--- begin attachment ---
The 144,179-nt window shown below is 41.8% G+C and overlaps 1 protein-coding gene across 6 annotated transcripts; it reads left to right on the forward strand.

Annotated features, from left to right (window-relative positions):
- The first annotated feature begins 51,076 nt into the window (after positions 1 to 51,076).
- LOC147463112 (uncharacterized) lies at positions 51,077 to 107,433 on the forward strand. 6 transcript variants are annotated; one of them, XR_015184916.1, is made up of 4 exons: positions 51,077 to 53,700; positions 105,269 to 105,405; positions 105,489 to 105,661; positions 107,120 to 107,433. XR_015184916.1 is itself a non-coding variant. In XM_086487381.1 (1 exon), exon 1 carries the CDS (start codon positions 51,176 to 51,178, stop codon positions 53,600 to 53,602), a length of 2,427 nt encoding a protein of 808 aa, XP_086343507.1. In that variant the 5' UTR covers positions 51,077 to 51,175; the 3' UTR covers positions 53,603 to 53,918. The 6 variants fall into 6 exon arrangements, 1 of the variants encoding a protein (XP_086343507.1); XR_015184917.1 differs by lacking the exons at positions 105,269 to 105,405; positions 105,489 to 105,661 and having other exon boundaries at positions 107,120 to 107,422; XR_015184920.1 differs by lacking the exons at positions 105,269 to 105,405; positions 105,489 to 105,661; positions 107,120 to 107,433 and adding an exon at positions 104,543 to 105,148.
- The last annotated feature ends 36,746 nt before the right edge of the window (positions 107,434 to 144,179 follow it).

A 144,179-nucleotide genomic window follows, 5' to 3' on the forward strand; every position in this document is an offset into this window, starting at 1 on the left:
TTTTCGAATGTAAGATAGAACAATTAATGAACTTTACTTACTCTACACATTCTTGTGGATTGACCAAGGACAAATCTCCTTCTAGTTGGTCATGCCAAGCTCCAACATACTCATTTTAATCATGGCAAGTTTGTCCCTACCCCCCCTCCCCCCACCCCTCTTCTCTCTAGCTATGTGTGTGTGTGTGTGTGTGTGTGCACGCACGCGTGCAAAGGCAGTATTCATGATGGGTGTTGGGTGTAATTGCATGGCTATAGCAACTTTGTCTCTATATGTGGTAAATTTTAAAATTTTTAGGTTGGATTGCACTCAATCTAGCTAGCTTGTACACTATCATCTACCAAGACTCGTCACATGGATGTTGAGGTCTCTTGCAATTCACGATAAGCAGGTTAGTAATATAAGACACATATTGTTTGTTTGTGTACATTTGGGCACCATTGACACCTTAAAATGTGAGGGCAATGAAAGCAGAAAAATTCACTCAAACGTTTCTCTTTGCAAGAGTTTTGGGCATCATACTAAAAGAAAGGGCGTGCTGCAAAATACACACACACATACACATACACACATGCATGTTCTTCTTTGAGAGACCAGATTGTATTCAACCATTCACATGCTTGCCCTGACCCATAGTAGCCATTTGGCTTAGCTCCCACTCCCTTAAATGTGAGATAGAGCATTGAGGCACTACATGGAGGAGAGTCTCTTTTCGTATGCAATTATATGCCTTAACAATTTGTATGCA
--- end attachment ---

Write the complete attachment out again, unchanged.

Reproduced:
The 144,179-nt window shown below is 41.8% G+C and overlaps 1 protein-coding gene across 6 annotated transcripts; it reads left to right on the forward strand.

Annotated features, from left to right (window-relative positions):
- The first annotated feature begins 51,076 nt into the window (after positions 1 to 51,076).
- LOC147463112 (uncharacterized) lies at positions 51,077 to 107,433 on the forward strand. 6 transcript variants are annotated; one of them, XR_015184916.1, is made up of 4 exons: positions 51,077 to 53,700; positions 105,269 to 105,405; positions 105,489 to 105,661; positions 107,120 to 107,433. XR_015184916.1 is itself a non-coding variant. In XM_086487381.1 (1 exon), exon 1 carries the CDS (start codon positions 51,176 to 51,178, stop codon positions 53,600 to 53,602), a length of 2,427 nt encoding a protein of 808 aa, XP_086343507.1. In that variant the 5' UTR covers positions 51,077 to 51,175; the 3' UTR covers positions 53,603 to 53,918. The 6 variants fall into 6 exon arrangements, 1 of the variants encoding a protein (XP_086343507.1); XR_015184917.1 differs by lacking the exons at positions 105,269 to 105,405; positions 105,489 to 105,661 and having other exon boundaries at positions 107,120 to 107,422; XR_015184920.1 differs by lacking the exons at positions 105,269 to 105,405; positions 105,489 to 105,661; positions 107,120 to 107,433 and adding an exon at positions 104,543 to 105,148.
- The last annotated feature ends 36,746 nt before the right edge of the window (positions 107,434 to 144,179 follow it).

A 144,179-nucleotide genomic window follows, 5' to 3' on the forward strand; every position in this document is an offset into this window, starting at 1 on the left:
TTTTCGAATGTAAGATAGAACAATTAATGAACTTTACTTACTCTACACATTCTTGTGGATTGACCAAGGACAAATCTCCTTCTAGTTGGTCATGCCAAGCTCCAACATACTCATTTTAATCATGGCAAGTTTGTCCCTACCCCCCCTCCCCCCACCCCTCTTCTCTCTAGCTATGTGTGTGTGTGTGTGTGTGTGTGCACGCACGCGTGCAAAGGCAGTATTCATGATGGGTGTTGGGTGTAATTGCATGGCTATAGCAACTTTGTCTCTATATGTGGTAAATTTTAAAATTTTTAGGTTGGATTGCACTCAATCTAGCTAGCTTGTACACTATCATCTACCAAGACTCGTCACATGGATGTTGAGGTCTCTTGCAATTCACGATAAGCAGGTTAGTAATATAAGACACATATTGTTTGTTTGTGTACATTTGGGCACCATTGACACCTTAAAATGTGAGGGCAATGAAAGCAGAAAAATTCACTCAAACGTTTCTCTTTGCAAGAGTTTTGGGCATCATACTAAAAGAAAGGGCGTGCTGCAAAATACACACACACATACACATACACACATGCATGTTCTTCTTTGAGAGACCAGATTGTATTCAACCATTCACATGCTTGCCCTGACCCATAGTAGCCATTTGGCTTAGCTCCCACTCCCTTAAATGTGAGATAGAGCATTGAGGCACTACATGGAGGAGAGTCTCTTTTCGTATGCAATTATATGCCTTAACAATTTGTATGCA